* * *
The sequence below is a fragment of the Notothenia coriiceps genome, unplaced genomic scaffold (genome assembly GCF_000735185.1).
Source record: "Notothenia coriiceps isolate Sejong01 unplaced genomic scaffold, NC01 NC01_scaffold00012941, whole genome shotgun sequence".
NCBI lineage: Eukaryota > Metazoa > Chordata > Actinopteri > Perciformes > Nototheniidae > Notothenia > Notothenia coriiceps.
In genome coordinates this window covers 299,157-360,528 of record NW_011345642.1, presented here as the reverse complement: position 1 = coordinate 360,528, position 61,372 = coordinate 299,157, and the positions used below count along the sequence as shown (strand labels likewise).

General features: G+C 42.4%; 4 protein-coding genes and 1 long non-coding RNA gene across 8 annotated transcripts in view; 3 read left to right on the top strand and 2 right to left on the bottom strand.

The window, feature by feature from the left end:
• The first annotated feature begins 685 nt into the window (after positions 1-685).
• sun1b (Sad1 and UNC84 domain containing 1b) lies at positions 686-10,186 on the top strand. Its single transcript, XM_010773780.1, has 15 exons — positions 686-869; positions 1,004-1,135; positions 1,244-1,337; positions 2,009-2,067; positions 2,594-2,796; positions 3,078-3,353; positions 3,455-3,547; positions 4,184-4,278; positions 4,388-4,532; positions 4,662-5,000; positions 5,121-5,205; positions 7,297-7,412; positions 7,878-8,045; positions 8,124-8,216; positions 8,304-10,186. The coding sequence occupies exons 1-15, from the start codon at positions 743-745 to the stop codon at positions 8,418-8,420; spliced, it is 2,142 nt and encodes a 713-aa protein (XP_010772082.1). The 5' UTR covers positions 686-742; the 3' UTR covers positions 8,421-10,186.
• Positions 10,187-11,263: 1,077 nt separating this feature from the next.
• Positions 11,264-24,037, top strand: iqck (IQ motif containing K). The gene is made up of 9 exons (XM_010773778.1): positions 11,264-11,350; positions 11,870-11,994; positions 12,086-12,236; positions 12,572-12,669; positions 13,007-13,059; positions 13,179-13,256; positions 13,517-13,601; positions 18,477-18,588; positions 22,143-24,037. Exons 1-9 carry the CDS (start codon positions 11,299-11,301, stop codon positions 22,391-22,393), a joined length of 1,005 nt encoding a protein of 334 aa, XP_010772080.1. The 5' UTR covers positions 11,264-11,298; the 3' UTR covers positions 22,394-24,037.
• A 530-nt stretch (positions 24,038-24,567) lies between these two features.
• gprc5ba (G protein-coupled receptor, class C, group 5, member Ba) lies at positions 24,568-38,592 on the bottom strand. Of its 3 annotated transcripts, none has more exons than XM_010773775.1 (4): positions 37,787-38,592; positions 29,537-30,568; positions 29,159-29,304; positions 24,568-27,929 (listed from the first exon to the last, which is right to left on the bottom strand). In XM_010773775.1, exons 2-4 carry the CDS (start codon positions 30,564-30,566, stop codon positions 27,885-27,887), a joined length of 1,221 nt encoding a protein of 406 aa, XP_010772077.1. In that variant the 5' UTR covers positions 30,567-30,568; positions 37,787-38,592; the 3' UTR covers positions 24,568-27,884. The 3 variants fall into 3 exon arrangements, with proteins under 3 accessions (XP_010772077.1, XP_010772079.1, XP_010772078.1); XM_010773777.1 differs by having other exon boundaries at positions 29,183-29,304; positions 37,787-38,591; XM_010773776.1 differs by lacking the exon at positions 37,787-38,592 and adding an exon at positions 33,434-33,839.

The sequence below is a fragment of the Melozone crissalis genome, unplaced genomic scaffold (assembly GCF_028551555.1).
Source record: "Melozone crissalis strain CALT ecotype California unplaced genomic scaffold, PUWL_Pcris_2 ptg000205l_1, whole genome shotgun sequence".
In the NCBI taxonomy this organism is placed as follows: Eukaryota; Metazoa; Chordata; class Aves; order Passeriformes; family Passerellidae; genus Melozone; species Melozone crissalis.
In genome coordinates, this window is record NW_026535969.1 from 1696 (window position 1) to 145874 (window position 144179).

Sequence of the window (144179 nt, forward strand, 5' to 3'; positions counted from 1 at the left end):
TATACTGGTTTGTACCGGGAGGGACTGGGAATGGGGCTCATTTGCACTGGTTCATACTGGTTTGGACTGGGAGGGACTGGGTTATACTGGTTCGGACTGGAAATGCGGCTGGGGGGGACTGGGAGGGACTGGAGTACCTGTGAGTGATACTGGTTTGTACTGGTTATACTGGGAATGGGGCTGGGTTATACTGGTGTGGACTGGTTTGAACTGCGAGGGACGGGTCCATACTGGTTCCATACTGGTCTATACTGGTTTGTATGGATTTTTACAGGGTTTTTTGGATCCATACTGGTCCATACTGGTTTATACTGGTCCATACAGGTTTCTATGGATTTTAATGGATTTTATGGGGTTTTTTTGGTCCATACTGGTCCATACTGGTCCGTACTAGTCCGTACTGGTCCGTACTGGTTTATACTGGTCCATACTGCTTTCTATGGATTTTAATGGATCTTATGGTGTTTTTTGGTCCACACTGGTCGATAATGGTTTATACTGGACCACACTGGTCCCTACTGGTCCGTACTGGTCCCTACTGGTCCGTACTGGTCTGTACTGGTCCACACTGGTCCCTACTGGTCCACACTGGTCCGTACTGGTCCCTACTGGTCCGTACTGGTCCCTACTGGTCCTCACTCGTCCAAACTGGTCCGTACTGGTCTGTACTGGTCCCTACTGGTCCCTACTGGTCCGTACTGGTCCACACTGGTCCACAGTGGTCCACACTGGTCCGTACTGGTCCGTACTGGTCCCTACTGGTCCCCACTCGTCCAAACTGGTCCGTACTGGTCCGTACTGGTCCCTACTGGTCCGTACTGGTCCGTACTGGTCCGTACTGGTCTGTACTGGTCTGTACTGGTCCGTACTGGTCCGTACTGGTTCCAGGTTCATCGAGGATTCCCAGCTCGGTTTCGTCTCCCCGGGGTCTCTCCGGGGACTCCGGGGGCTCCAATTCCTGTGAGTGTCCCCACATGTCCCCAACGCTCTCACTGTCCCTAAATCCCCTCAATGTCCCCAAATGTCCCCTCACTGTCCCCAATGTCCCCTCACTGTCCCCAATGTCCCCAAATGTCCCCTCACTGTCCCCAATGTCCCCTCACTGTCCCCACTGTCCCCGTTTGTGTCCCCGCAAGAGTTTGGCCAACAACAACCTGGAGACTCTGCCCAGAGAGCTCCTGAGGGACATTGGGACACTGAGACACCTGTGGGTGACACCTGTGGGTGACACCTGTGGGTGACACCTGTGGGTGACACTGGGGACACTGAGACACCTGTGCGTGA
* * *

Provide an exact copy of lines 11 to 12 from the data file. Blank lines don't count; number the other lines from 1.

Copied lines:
• A 530-nt stretch (positions 24,038-24,567) lies between these two features.
• gprc5ba (G protein-coupled receptor, class C, group 5, member Ba) lies at positions 24,568-38,592 on the bottom strand. Of its 3 annotated transcripts, none has more exons than XM_010773775.1 (4): positions 37,787-38,592; positions 29,537-30,568; positions 29,159-29,304; positions 24,568-27,929 (listed from the first exon to the last, which is right to left on the bottom strand). In XM_010773775.1, exons 2-4 carry the CDS (start codon positions 30,564-30,566, stop codon positions 27,885-27,887), a joined length of 1,221 nt encoding a protein of 406 aa, XP_010772077.1. In that variant the 5' UTR covers positions 30,567-30,568; positions 37,787-38,592; the 3' UTR covers positions 24,568-27,884. The 3 variants fall into 3 exon arrangements, with proteins under 3 accessions (XP_010772077.1, XP_010772079.1, XP_010772078.1); XM_010773777.1 differs by having other exon boundaries at positions 29,183-29,304; positions 37,787-38,591; XM_010773776.1 differs by lacking the exon at positions 37,787-38,592 and adding an exon at positions 33,434-33,839.